This past summer I was fortunate enough to work under Roberto Nardi and his team at the Centro di Conservazione di Archeologica in Rome. For the first two weeks we learned conservation methods and practiced them on third century Roman frescoes and stuccos from a villa in Sant’Imbenia. Simultaneously we worked to refine opus sectile tiles which had been previously reconstructed by a CCA team. After working at the CCA headquarters (a converted monastery in Belmonte, Sabina), we went to Alghero, Sardinia where we excavated a prehistoric nurhagic site. The excavation included using a total station and digital level. A total station is a surveying instrument that measures slope from a certain point. The excavation team used it to determine the strata or levels of the site in places where digging had already occurred. The level we used shot a laser from one particular point to another, where a pole with a reflector is marked in height by centimeters. The beam of the laser reflects off the pole, allowing for a measurement in centimeters to be taken. Several measurements are taken around the site’s perimeter to calculate how much the level of the site rises or falls.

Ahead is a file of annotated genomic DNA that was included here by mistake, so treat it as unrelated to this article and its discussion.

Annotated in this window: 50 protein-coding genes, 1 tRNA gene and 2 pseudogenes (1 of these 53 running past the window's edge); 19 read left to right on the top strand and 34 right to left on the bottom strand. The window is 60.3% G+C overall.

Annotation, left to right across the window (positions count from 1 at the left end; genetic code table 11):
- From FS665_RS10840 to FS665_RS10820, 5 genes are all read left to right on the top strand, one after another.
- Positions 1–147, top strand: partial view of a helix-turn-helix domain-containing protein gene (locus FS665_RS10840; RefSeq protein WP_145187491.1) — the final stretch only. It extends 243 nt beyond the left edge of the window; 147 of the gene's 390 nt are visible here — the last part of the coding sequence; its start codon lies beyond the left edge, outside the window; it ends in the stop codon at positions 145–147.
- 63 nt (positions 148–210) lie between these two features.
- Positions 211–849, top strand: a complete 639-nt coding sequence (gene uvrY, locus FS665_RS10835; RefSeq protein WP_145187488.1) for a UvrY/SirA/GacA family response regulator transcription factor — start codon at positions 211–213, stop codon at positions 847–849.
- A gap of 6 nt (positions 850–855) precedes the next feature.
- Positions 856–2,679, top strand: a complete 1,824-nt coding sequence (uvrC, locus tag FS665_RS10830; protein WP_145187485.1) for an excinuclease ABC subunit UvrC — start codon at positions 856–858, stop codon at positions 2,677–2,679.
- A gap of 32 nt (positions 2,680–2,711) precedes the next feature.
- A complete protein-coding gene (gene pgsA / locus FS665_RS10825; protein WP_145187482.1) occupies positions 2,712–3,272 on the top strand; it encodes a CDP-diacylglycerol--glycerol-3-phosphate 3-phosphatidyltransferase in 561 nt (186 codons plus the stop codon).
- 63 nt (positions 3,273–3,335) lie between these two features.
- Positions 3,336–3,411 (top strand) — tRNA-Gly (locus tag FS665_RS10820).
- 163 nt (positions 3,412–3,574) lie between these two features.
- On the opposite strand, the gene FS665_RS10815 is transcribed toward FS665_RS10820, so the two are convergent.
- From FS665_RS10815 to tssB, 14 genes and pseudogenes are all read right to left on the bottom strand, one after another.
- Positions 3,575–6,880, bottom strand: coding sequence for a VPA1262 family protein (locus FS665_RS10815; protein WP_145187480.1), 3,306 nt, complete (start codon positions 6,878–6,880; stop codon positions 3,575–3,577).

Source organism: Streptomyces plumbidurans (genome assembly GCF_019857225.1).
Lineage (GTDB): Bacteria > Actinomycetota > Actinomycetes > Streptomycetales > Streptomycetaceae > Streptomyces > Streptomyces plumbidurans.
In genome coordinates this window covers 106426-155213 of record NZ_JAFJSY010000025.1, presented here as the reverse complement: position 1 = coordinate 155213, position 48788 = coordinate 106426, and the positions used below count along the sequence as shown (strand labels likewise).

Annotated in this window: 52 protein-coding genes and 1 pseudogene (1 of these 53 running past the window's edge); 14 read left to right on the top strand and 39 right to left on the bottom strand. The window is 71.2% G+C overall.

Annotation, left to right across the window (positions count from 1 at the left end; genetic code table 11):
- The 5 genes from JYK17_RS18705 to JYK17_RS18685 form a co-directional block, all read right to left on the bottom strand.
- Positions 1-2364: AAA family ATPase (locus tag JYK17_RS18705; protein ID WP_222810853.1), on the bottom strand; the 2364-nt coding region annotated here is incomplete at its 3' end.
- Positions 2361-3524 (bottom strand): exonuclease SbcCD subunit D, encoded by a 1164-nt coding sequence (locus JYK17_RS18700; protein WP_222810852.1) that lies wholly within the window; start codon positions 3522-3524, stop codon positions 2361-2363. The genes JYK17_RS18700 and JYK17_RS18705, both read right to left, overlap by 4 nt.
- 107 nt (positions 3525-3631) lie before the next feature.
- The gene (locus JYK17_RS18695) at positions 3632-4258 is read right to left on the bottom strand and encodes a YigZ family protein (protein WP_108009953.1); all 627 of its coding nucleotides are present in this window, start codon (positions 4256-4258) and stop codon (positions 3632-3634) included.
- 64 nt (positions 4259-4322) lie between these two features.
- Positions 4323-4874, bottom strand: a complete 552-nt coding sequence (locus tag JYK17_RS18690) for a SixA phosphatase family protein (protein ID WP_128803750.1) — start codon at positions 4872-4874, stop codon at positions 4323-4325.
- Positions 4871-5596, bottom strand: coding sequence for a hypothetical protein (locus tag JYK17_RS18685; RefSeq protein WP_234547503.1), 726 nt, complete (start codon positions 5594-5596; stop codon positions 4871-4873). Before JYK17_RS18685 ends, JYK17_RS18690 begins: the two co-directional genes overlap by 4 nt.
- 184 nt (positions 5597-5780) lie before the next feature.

Learning archeological and conservation principles and methods were only parts of the trip. While working in Belmonte we visited several medieval towns including Rieti and Assisi. We visited many Roman museums including the Capitoline, Duomo and Coliseum. We were also able to study Roman stone cutting under the tutelage of Peter Rockwell and practice on both marble and limestone. We feasted on Italian cuisine and were able to engage the culture of Italy, both historic and modern.
— Emily Pearce